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1958 NFL Championship Game

From Wikipedia, the free encyclopedia

1958 NFL Championship Game
1234OT Total
BAL 014036 23
NYG 30770 17
DateDecember 28, 1958
StadiumYankee Stadium, The Bronx, New York City
MVPJohnny Unitas (Quaterback; Baltimore)
FavoriteColts by 3½ points[1]
RefereeRon Gibbs[2]
Hall of Famers
Colts: Weeb Ewbank (coach), Raymond Berry, Art Donovan, Gino Marchetti, Lenny Moore, Jim Parker, Johnny Unitas
Giants: Tim Mara (owner), Wellington Mara (vice president/secretary), Vince Lombardi (offensive coordinator), Tom Landry (defensive coordinator), Rosey Brown, Frank Gifford, Sam Huff, Don Maynard, Andy Robustelli, Emlen Tunnell
TV in the United States
AnnouncersChris Schenkel, Chuck Thompson
Radio in the United States
NetworkNBC (national)
WBAL (Colts)
WCBS (Giants)
AnnouncersJoe Boland, Bill McColgan (NBC)
Bob Wolff, Bailey Goss (WBAL)
Les Keiter, Bob Cook (WCBS)
Yankee  Stadium is located in the United States
Yankee  Stadium
Location in the United States

The 1958 NFL Championship Game was the 26th NFL championship game, played on December 28 at Yankee Stadium in New York City. It was the first NFL playoff game to be decided in sudden death overtime.[9] The Baltimore Colts defeated the New York Giants 23–17 in what soon became widely known as "the Greatest Game Ever Played".[16] Its legendary status in the pantheon of historic NFL games was again confirmed by a nationwide poll of 66 media members in 2019, who voted it the best game in the league's first 100 years.[17][18]

It marked the beginning of the NFL's popularity surge and eventual rise to the top of the United States sports market.[11][18] A major reason was that the game was televised across the nation by NBC. Baltimore receiver Raymond Berry recorded 12 receptions for 178 yards and a touchdown. His 12 receptions set a championship record that stood for 55 years until it was broken by Denver Broncos wide receiver Demaryius Thomas in Super Bowl XLVIII.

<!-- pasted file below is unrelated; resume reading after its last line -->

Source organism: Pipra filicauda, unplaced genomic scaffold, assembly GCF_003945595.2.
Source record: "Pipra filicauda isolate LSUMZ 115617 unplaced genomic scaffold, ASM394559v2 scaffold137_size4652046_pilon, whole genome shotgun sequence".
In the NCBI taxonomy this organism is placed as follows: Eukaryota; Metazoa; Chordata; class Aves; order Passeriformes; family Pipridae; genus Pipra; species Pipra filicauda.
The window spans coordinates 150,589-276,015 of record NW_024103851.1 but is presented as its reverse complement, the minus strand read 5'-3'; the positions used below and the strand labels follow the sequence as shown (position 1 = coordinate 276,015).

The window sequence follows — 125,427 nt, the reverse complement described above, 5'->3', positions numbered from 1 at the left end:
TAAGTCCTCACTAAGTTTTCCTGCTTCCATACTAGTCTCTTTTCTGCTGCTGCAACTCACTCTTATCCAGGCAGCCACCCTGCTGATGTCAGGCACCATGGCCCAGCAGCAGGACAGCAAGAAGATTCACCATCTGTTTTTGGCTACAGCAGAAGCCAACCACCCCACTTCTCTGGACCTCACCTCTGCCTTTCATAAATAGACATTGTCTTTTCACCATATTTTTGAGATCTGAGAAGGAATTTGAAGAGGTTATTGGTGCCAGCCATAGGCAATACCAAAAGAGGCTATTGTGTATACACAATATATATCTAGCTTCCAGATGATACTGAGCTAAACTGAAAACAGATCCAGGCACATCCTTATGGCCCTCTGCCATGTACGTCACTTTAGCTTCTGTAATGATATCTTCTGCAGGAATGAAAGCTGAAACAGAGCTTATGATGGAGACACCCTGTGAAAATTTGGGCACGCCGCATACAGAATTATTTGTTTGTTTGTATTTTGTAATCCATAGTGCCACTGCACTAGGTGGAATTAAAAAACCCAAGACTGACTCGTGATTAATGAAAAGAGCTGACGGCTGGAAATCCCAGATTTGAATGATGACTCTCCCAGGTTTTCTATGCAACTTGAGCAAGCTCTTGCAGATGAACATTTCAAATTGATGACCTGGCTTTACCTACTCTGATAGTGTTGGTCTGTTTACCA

YouTube Encyclopedic

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  • 'The Greatest Game Ever Played' 1958 NFL Championship: Colts vs. Giants
  • The Greatest Game Ever Played - 1958 NFL Championship Highlights - Colts vs Giants
  • Baltimore Classics: The Colts Win The 1958 NFL Championship



Both teams finished the 1958 season with a 9–3 record. For the Giants, it was their fifth consecutive winning season, a stretch that included an NFL Championship in 1956. In contrast, 1958 was only the second winning season in Colts' history since the team's founding in 1953.

Baltimore started off the season winning their first six games before losing to New York, 24–21, in week 7 of the regular season. However, Colts starting quarterback Johnny Unitas was injured at the time and did not play in the game.[19] Three weeks later, Unitas returned to lead the Colts to a critical come-from-behind win against Hall of Fame (and ex-Colt) quarterback Y. A. Tittle and his San Francisco 49ers. Trailing 27–7 at halftime, Baltimore stormed back with four unanswered touchdowns to win, 35–27, clinching the Western Conference championship; several Colt players such as Unitas and Moore cited the victory as their best of the year.[20] This allowed them to rest their starters for the final two games of the regular season, both on the road in California.

New York started the season 2–2, then won seven of their last eight games, including a critical 19–17 win over the defending champion Detroit Lions on December 7. In that game, New York fell behind late when the offense lost a fumble that was returned for a touchdown. Later on, however, the Giants stopped Detroit punter Yale Lary on a fake punt attempt and drove for the go-ahead score. They then secured the win by blocking a Lions field goal attempt as time expired in the game. In the final game of the regular season, the Giants defeated the Cleveland Browns with Pat Summerall's game-winning 49-yard field goal on the final play (the longest field goal made in the entire season among all NFL kickers).[21] The win enabled them to tie the Browns for the conference title, and though the Giants had won both games against Cleveland in the regular season, the rules of the time required a tiebreaker playoff game on December 21. At Yankee Stadium in 20 °F (−7 °C) weather, the Giants defeated the Browns for a third time in a shut out, building a 10–0 lead at the half, which was the final score.[22]